And then to each we may tighten down the parameters and see if we truly did it well. When you fill in real chemistry (or metachemistry if you started with different laws of physics as has actually been tried in this century) for the basic building blocks you can actually start to learn things. You learn things like the building blocks must be stored fully oxidized in the environment if you intend to use oxidation to power advanced life; for otherwise a runaway fire would consume everything. You learn that your users of photosynthesis cannot move on dry land because they simply don't have enough power to do so. The choice of photosynthetic plants and moving animals is fixed. The choice of the fluid with which to dissolve is fixed. The choice of the gases to distribute is fixed.

And at the end of the game you learn how life as we know it is tuned beyond all expectations. The chemistry back-applies and most things that life uses are actually the optimal solution; and in many cases the only workable solution available with the laws of physics as they are. And on seeing this the universe looks to have been designed in advance to be host to life.

And then you crack open the cells and look within. You examine the proteins and find that despite their apparent bulkiness they are well-tuned machines and it would be difficult to do better. You look at the information storage and find that you can't do really all that much better. There aren't better choices than the double helix in use because chemistry doesn't allow another set of bases, and other solutions don't like being dissolved in water. And if you try to write another genetic code you discover as can be easily tested the current code is within 1% of optimal (some might call this a failure. Why isn't it actually optimal? We can't answer yet; but this isn't a problem. If we tinkered with the human body we could improve it more than 1% with incremental small changes but this isn't considered a failure either).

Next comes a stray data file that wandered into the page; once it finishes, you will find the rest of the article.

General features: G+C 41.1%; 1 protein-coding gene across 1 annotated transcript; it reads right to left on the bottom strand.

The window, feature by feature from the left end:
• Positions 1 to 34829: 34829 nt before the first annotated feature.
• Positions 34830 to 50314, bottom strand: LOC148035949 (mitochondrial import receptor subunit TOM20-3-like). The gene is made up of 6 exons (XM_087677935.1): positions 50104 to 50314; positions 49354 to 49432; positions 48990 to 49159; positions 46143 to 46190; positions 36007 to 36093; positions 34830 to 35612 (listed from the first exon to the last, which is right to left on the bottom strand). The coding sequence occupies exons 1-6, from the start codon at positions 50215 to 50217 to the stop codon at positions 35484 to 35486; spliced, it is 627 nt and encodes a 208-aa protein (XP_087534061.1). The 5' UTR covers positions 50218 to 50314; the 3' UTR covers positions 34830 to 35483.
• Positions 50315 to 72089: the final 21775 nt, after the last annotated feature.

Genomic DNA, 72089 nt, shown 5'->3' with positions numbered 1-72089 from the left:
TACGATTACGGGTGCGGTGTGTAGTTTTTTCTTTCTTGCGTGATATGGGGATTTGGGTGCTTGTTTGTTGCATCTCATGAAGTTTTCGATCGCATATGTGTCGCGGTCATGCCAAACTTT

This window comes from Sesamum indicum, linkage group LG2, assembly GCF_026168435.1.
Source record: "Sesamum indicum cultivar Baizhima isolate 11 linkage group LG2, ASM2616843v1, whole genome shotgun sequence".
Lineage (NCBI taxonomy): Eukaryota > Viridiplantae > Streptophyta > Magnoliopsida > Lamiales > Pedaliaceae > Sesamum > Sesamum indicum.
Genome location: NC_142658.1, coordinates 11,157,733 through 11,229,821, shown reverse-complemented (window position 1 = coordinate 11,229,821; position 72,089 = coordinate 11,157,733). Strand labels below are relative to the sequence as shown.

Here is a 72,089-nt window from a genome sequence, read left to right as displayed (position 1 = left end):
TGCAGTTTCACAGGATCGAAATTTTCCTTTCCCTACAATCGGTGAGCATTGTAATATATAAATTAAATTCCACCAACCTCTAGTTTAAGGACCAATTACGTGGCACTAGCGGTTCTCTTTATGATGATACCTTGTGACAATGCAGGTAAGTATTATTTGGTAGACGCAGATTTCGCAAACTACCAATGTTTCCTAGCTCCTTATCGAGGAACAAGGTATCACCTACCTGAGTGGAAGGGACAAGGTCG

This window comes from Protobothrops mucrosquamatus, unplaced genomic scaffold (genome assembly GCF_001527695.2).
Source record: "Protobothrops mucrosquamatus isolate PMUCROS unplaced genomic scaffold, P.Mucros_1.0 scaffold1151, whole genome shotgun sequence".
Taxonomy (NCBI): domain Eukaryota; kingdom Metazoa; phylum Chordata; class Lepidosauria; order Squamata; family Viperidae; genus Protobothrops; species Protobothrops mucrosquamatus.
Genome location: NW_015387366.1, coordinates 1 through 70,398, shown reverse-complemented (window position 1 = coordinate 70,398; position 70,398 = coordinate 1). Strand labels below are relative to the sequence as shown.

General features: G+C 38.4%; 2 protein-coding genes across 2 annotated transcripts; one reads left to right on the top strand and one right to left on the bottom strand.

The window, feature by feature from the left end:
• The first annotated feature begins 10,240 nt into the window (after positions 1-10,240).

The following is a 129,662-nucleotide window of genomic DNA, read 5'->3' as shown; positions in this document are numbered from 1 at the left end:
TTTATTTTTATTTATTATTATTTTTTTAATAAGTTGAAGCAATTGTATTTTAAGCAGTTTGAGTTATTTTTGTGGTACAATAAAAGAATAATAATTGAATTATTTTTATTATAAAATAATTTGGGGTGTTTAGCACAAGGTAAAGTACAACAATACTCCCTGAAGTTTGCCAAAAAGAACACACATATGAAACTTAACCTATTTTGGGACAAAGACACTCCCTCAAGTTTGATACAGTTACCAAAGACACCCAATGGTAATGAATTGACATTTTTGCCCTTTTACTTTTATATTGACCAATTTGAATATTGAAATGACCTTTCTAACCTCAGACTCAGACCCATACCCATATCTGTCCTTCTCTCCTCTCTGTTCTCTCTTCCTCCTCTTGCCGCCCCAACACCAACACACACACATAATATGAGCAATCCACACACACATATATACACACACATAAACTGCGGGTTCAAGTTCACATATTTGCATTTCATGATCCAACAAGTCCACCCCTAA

And if you fancy you crack open the genes themselves and read the genetic code. And perhaps you see what I see from afar. For I see the exons are very like computer code and the introns are like comments in computer code. This actually checks out mathematically. There is a statistics test that can tell natural language from all fakes developed before the test became known. When applied to computer code it generates a near match. The exons are that near match; and the introns are an exact match as though they really are natural language we cannot read. And the parallel is even more exact than the scientists guessed when they understood how introns were removed. Introns are marked at the beginning and end with palindromic sequences, which is after the fashion of certain computer languages; however it's possible to read too much into that because this also provides a simple way for introns to recognize the other end of themselves. RNA is auto-catalytic.